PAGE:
PINE BLUFFS, Wyo. (Wyoming News Now) - It’s one thing to say you buy local for your business. But Wyoming Malting Company and its sister company, Pine Bluffs Distillery, have another reason for getting their grains from local farmers: the idea that there is a difference in Wyoming grains.
“We think there is. We’re a mile high, we have limestone soil,” Chad Brown, co-owner of the company, told Wyoming News Now, “So a barley grown here is going to be different than barley grown in North Dakota.”
The malting company and distillery started business in 2017 in Pine Bluffs. They employ multiple kinds of grains for their products. Barley and oats from Albin, wheat from Carpenter, and corn and rye from Pine Bluffs.
In Albin, Tim Anderson and his son, Ty, run Prairie Farms – a family farm homesteaded back in 1887. This year they are growing 125 acres of malt barley. This is a first for Tim since he grew some feed malt back in the ‘80s.
“It gives me another option to plant in my rotation.” Time said, “It spreads my risk out a little bit more. Not tied up in the commodities.”
Meanwhile, in Pine Bluffs, another farmer is taking a risk, and it looks to pay off. Fred Macy is growing rye for WMC for the second year in a row. His family farm has been in Pine since 1909, and he, too, sees the benefit in growing for the malting company, despite the reputation of rye.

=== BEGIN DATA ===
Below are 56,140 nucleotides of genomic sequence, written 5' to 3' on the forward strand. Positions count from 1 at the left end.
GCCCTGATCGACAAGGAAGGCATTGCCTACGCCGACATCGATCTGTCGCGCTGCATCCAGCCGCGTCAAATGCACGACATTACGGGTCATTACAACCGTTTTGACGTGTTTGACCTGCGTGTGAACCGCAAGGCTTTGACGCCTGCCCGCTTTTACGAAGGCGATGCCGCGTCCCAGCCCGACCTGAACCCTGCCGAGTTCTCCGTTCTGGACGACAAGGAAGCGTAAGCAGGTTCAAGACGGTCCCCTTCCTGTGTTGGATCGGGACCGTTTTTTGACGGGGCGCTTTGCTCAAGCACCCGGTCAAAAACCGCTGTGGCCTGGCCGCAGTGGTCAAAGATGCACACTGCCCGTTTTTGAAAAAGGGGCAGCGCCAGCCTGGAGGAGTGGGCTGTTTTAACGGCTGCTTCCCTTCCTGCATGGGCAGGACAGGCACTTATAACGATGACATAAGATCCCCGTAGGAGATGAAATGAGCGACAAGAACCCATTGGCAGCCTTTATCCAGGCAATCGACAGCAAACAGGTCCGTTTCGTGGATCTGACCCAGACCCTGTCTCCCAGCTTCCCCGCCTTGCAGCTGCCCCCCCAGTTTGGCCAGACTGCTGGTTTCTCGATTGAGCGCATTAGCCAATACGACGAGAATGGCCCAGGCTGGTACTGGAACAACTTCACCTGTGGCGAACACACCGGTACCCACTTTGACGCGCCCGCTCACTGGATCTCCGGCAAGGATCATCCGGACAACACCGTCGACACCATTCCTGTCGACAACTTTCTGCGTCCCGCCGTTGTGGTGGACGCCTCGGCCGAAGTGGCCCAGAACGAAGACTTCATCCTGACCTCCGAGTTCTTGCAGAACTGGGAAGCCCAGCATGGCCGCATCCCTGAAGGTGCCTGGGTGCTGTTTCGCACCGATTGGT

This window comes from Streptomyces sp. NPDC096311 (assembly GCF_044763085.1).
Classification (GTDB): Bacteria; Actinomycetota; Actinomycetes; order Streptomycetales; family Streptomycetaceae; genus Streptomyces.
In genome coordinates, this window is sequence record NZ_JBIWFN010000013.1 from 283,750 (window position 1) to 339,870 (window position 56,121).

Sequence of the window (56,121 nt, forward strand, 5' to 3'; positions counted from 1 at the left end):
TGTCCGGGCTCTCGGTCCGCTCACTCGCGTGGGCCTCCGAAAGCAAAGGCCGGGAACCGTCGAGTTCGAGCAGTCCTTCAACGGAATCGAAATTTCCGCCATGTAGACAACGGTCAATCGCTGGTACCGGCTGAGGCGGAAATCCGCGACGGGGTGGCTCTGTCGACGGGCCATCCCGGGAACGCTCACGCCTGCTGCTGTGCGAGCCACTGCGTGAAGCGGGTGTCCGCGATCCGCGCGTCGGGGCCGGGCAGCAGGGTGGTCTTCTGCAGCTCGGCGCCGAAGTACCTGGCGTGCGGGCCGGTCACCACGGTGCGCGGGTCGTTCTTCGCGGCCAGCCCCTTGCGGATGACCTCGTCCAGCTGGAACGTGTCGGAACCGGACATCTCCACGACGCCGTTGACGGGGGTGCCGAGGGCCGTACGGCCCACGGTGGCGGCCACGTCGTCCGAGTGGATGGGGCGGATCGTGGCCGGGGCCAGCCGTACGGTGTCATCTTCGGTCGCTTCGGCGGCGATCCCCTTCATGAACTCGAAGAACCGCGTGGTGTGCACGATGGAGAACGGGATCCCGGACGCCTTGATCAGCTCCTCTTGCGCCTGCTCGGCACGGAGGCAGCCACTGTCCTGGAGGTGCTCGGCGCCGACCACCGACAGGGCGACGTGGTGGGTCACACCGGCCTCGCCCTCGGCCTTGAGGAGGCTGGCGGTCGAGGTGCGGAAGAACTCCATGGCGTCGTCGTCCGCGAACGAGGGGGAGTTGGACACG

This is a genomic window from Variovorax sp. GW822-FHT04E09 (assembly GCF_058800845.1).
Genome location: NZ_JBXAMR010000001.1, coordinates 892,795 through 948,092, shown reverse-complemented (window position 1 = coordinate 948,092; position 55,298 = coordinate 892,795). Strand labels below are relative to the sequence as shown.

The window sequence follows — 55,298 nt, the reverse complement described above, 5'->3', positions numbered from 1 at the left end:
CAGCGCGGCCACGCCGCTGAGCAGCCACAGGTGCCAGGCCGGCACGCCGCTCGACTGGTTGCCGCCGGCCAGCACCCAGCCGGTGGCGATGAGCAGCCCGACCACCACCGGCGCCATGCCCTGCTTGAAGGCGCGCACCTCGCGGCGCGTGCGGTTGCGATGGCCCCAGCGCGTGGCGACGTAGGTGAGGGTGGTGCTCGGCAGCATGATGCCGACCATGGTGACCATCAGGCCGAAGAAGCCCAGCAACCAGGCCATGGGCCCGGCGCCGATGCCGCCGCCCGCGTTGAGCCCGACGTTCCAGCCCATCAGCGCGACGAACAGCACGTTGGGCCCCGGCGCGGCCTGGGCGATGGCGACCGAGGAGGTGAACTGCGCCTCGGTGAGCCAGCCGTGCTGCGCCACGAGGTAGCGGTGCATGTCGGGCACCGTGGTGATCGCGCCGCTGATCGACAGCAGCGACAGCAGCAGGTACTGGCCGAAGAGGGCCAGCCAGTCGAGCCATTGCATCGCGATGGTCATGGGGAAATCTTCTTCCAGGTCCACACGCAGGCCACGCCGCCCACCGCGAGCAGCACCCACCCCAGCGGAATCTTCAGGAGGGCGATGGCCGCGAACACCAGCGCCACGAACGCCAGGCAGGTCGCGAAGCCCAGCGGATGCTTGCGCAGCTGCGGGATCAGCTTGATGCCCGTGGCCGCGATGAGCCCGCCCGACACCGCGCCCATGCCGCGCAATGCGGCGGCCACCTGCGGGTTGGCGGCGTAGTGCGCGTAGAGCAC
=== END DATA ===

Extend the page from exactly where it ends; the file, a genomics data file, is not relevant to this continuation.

Rye is weed to wheat farmers in the area, but Fred has chosen to grow 75 acres of it – and it looks to be a bump crop. Fred says it’s at the top end of what a rye crop should be. The very day this story was published, the five foot stalks of rye were harvested.
As for the malting company and distillery, Chad says it’s been fun delving into the community.
"Yes, we are a business," Chad said, "But we are a part of Pine Bluffs. now. We're part of the fabric of the town and we want to continue doing that."
It’s a mutual relationship with multiple benefits. Farmers get a local buyer that ensures their presence for the future. The company gets local, unique grain they can use to make their product. That product, the bourbons and vodkas of Pine Bluffs Distillery, have already won several national awards. In addition, the malted grains are also sold to other companies, like Accomplice Beer Company in Cheyenne.
In the end, the relationship between the farms and the new company in Pine Buffs isn’t just creating a spirit you can pour into a glass, but a spirit of community.